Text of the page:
300 used its storytelling framing as an excuse to exaggerate, and these sequences use “it’s a fantasy” as an excuse to combine all time periods and mythologies into one big pasta primavera of things Harry uses dick metaphors to describe. But I think there’s still a logic to the story as a whole. I like the simple, repetitive structure of it. She has a list of 4 items she has to get in order to escape. In the closer-to-real-world of the asylum she and her friends have to sneak around to obtain those items. For each item one of the girls takes the lead while Baby dances to distract the men in the building. While she dances she escapes to the fantasy world, where the girls go on a parallel mission for a similar item (for example crystals cut from the chest of a baby dragon instead of a Zippo lighter with a dragon engraved on it). Each of these mission scenes is based around a modernized cover of a classic song, performed this time by a woman, representing the song that Baby is dancing to.
Although their overall feeling is glossy and cool, all of Snyder’s movies take place in horrible worlds: a world where the dead walk (well, actually run) the earth, a world where everyone is raised from birth to fight wars unless they’re ugly and then they’re thrown off a cliff, a world where if a baby owl falls out of a tree he’ll get owlnapped, zombified and forced to work in a mine digging through droppings for specks of magic metal. In Snyderworld even a fuckin bird can’t escape combat! They gotta wear helmets!
SUCKER PUNCH is no exception, it’s a world of extreme male domination. Even inmates in a mental hospital have to look like Bratz dolls, because they’re also burlesque performers. The villains are a disgusting, abusive stepfather, a disgusting, rape-enjoying overweight cook and a cruel, pencil-mustached pimp and/or asylum doctor willing to lobotomize a patient for a $2,000 bribe, then fondle her. The heroine, Baby Doll, has two outstanding skills: finding and brandishing a weapon when a girl she cares about is being attacked, and dancing so sexy it hypnotizes men.
I think Snyder’s dedication to girl power is exactly equal to his dedication to owl power, and his portrait of the female in SUCKER PUNCH to his portrait of the male in 300. Still, alot of people are making a big deal about the gender politics of the movie, writing about “is it exploitation or empowerment?” as if those are the only two choices. I think the fact that Snyder never shows Baby Doll dance signals that he really is on the girl’s side. Yeah, it’s still girls running around with stockings and school girl uniforms firing guns, it’s a nerd fetish movie. And like I always say there’s a huge difference between Ripley in ALIENS and the any-hot-girl-with-a-gun characters that have followed in her wake. But can’t a man root for a bunch of girls with no pants on to chop up a train full of killer robots without ogling their butts? Honestly guys, I don’t really got a thing for girls that young anymore, I don’t feel like a male gazer in their presence, and the gay guys in the row in front of me seemed to do all right.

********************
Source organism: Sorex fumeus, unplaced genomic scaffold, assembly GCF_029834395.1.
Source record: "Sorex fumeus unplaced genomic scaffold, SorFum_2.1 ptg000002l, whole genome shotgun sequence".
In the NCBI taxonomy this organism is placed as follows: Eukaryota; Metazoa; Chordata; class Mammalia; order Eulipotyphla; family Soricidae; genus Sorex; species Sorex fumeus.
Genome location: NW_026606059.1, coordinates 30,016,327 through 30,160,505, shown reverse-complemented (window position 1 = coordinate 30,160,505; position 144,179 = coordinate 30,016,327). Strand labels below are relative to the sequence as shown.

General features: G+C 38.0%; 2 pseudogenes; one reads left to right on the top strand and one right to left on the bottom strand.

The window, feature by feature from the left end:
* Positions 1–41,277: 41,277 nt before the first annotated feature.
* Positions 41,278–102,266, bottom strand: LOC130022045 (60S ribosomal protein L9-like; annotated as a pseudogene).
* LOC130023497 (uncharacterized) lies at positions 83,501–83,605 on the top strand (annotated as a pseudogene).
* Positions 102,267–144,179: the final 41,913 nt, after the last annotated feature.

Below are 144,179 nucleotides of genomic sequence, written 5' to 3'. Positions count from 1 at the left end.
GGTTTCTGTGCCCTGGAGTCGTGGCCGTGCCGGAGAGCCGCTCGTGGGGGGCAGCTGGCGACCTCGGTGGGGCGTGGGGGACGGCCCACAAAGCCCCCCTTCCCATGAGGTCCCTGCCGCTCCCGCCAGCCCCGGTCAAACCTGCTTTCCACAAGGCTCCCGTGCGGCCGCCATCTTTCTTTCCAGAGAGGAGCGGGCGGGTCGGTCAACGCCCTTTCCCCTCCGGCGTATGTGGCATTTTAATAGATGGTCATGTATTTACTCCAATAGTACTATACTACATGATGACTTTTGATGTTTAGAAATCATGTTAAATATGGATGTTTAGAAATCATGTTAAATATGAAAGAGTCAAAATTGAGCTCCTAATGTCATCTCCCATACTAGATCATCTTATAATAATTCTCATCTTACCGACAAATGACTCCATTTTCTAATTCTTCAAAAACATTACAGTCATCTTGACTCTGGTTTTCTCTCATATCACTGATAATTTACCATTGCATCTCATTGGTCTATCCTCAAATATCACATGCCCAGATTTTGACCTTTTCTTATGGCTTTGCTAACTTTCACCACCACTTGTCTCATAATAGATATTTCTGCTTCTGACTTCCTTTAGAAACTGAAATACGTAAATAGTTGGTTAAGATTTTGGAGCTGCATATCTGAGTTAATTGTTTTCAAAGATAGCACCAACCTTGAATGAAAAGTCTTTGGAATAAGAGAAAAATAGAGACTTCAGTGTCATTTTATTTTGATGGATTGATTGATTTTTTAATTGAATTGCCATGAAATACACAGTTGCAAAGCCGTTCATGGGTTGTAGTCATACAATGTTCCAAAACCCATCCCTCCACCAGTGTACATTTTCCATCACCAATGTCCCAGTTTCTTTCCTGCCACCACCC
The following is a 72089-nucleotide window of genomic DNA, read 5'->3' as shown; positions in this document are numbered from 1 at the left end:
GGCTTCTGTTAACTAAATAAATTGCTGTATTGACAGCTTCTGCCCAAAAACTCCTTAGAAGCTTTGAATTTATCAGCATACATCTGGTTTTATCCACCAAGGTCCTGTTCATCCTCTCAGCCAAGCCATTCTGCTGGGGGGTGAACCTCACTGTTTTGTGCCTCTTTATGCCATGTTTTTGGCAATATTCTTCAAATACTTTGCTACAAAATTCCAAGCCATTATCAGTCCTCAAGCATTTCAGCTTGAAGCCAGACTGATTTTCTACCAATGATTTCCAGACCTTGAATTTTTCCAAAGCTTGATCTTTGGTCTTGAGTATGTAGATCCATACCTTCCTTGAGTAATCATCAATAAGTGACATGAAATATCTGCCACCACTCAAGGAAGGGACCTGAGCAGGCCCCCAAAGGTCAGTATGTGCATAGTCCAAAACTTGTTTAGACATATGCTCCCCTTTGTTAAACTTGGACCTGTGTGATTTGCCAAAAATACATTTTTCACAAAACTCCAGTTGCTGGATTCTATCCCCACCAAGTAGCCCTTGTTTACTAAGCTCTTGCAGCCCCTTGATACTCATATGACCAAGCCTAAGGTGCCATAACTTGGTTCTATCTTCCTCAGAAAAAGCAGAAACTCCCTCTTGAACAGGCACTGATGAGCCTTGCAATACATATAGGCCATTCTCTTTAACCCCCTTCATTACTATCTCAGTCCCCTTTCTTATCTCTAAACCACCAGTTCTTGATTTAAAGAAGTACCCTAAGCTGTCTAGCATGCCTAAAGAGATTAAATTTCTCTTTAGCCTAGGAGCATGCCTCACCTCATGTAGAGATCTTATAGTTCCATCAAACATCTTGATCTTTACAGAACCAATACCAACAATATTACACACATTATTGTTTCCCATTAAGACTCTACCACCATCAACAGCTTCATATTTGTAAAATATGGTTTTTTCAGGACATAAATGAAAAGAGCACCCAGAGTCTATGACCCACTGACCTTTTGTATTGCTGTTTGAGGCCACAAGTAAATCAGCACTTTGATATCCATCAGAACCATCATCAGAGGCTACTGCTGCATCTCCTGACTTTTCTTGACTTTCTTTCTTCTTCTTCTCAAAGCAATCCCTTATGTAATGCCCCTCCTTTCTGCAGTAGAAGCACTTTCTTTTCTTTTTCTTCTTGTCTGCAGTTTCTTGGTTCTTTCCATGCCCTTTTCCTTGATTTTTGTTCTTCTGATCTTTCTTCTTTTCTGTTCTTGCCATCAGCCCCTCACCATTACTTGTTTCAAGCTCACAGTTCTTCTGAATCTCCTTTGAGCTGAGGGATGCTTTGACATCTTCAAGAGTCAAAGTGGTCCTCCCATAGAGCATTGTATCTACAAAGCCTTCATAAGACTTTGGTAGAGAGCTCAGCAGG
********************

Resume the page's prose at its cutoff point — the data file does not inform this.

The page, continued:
I don’t know. I’ll leave it to the gender studies classes to straighten out. But I kind of see a parallel with the original I SPIT ON YOUR GRAVE. Whatever you think about its empowerment of women or titillation of creepos I think the director was sincerely going for the first one. In its own PG-13 way the SUCKER PUNCH men are as hatable and unglamorous as those redneck rapists. The only one that’s not a bastard is the imaginary one. If you’re not watching this movie through the girls’ eyes you’re watching it wrong.
Let’s get to the “doesn’t entirely work” part. It’s mostly the old problem of not sticking the landing. The crossing-off-the-list-of-items is supposed to lead to a fifth unknown item, that item does not turn out to be as surprising or satisfying as you’d hope. The movie plays a trick that was set up from the beginning but I’m not sure I like the trick, and after reading a couple reviews I wonder if I even understand what it was supposed to mean. Both the beginning and ending have some pretty laughably corny (but sincere, I still think) narration that I wish I could get behind more. And I’m not sure why (SPOILER) this girl doesn’t get to have a straight up triumphant victory. Doesn’t she deserve one? I think it might be a case of confusing fucked-up with grown-up. But honestly I’m not clear enough on the intent of the ending to be sure.